automatic flow of the details from the FPGA design details into the
placer/router/generator software - the information content and the
detail is far too high to deal sensibly with documentation or any other
interchange between significantly separated groups.

Though I have no "inside information" about how FPGA companies do their
development, I would expect there is a great deal of back-and-forth work
between the hardware designers, the software designers, and the groups
testing simulations to figure out how well the devices work in practice.
Whereas with a cpu design, the ISA is at least mostly fixed early in
the design process, and also the chip can be simulated and tested
without compilers or anything more than a simple assembler, for FPGA's
your bitstream will not be solidified until the final hardware design is
complete, and you are totally dependent on the placer/router/generator
software while doing the design.

All this means that it is almost infeasible for anyone to make a
sensible third-party generator, at least for large FPGAs. And the FPGA
manufacturers cannot avoid making such tools anyway. At best,
third-parties (FOSS or not) can hope to make limited bitstream models of
a few small FPGAs, and get something that works but is far from optimal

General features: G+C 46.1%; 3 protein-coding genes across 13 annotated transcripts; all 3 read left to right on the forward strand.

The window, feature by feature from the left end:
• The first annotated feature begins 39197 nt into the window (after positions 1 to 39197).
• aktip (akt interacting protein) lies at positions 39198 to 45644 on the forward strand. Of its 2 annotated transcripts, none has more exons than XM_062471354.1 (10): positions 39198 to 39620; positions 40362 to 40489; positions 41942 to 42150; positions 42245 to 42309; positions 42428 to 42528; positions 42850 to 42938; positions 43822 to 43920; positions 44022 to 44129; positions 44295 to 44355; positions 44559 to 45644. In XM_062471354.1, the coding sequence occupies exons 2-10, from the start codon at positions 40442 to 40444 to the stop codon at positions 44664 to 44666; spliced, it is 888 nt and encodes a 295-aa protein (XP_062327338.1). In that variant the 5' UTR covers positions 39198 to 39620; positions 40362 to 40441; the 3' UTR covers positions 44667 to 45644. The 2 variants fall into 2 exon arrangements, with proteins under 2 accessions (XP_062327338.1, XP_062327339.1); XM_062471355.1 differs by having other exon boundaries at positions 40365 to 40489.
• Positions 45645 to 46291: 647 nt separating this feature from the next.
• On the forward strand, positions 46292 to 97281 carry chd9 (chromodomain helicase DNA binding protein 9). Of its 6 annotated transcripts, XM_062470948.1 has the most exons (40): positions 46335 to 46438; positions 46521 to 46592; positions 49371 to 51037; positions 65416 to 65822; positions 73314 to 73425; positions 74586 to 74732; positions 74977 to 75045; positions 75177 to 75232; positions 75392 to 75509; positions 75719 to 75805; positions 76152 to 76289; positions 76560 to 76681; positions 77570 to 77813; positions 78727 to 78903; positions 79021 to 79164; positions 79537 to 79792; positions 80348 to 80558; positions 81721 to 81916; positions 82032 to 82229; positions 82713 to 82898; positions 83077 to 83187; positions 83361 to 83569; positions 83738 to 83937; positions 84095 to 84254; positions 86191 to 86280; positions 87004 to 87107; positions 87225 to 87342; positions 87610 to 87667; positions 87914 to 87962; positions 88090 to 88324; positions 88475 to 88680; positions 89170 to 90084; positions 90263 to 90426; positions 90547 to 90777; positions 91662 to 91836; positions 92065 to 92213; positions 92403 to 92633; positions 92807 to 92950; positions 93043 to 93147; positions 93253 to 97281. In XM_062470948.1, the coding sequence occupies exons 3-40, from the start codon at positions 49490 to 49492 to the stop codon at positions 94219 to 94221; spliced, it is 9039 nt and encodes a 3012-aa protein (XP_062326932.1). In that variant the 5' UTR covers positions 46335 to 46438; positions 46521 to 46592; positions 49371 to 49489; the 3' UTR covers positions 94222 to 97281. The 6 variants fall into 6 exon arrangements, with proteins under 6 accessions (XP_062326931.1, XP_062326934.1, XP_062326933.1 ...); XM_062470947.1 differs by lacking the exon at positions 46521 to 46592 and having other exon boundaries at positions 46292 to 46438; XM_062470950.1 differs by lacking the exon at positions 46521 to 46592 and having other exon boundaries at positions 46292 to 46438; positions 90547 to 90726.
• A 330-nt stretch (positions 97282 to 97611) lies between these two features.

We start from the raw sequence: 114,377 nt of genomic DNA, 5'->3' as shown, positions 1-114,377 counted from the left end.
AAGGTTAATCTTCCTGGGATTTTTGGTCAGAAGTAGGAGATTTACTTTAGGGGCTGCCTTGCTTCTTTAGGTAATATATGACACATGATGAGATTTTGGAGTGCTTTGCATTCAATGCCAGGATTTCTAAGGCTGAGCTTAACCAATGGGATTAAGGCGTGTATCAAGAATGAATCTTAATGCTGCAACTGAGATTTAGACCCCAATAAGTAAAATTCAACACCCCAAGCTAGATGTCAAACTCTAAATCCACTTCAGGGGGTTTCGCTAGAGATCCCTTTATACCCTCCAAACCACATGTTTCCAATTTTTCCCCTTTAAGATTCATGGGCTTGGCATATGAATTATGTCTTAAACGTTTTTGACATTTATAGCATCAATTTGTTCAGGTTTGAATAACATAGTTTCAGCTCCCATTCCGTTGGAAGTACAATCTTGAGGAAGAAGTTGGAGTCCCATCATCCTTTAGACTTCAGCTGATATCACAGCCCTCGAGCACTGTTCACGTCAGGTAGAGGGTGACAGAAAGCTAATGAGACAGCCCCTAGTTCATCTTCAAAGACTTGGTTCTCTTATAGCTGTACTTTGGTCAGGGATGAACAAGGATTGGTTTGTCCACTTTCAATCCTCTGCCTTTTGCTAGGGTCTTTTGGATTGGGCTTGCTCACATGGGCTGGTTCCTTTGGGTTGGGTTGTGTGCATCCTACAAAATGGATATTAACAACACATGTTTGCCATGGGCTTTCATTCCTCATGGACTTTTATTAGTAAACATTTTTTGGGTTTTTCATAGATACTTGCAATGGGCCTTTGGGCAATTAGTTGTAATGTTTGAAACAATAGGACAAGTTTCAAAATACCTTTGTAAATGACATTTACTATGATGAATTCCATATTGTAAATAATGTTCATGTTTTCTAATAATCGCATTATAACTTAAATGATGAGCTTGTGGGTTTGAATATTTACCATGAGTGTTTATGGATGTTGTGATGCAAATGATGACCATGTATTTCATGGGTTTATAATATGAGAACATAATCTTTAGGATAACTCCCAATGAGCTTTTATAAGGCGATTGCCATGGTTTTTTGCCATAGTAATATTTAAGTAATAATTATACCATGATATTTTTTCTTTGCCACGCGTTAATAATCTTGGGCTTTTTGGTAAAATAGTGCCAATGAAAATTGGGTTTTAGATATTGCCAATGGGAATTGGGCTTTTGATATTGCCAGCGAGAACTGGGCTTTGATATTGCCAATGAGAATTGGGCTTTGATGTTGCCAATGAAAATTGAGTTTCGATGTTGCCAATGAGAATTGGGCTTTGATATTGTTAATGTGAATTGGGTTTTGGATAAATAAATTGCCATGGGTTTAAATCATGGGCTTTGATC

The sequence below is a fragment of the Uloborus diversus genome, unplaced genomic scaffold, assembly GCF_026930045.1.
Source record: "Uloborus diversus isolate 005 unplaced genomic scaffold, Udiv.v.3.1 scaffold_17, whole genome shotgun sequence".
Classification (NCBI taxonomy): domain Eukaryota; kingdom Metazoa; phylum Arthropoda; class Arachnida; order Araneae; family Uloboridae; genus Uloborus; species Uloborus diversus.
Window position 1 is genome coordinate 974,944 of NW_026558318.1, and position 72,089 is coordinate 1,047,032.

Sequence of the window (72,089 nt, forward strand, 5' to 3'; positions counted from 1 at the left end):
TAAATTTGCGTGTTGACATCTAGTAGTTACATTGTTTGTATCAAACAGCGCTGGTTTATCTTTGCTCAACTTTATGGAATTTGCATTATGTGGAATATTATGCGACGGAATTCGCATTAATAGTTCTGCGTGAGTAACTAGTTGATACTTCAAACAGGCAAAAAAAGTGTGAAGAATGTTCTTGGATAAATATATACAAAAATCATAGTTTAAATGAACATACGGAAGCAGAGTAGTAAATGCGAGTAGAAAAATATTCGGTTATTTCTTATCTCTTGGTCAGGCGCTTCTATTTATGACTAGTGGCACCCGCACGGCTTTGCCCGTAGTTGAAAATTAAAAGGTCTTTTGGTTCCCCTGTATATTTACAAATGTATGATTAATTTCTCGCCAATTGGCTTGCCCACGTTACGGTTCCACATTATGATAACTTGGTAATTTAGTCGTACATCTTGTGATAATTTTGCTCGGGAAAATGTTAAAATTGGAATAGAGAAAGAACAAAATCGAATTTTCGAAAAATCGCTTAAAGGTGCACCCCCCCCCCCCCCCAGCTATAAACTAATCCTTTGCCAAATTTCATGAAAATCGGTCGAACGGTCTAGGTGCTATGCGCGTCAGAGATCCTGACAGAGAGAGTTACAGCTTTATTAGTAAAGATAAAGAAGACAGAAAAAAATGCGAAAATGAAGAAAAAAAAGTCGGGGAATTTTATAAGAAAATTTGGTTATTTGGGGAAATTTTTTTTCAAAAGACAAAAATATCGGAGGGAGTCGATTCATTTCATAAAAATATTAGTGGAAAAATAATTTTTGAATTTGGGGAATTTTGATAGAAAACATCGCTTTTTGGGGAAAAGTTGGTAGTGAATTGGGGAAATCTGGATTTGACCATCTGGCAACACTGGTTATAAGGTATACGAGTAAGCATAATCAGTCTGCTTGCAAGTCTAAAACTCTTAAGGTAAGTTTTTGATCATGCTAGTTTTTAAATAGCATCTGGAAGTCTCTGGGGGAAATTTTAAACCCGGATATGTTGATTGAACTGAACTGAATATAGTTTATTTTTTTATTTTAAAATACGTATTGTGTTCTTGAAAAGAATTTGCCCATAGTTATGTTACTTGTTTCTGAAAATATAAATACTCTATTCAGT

for the device.

Of course, there are many interesting ideas that can come out of even
such limited tools as this, so it is still worth making them and
"opening" the bitstream models for a few small FPGAs. For some uses, it
is an advantage that all software in the chain is open source, even if
the result is not as speed or space optimal. For academic use, it makes
research and study much easier, and can lead to new ideas or algorithms
for improving the FPGA development process. And you can do weird things
- I remember long ago reading of someone who used a genetic algorithm on
bitstreams for a small FPGA to make a filter system without actually
knowing /how/ it worked!

rickman
Guest

Tue Aug 11, 2015 9:29 pm   



On 8/10/2015 8:51 PM, DJ Delorie wrote:
Quote:

rickman <gnuarm_at_gmail.com> writes:
If FOSS compilers for CPUs have mostly limited code to subsets of
instructions to make the compiler easier to code and maintain that's
fine.

As one of the GCC maintainers, I can tell you that the opposite is true.
We take advantage of everything the ISA offers.


You are replying to the wrong person. I was not saying GCC limited the
instruction set used, I was positing a reason for Walter Bank's claim
this was true. My point is that there are different pressures in
compiling for FPGAs and CPUs.

--

Rick

rickman
Guest

Tue Aug 11, 2015 9:41 pm   



On 8/11/2015 5:14 AM, David Brown wrote:
Quote:
On 11/08/15 10:59, Theo Markettos wrote:
DJ Delorie <dj_at_delorie.com> wrote:

rickman <gnuarm_at_gmail.com> writes: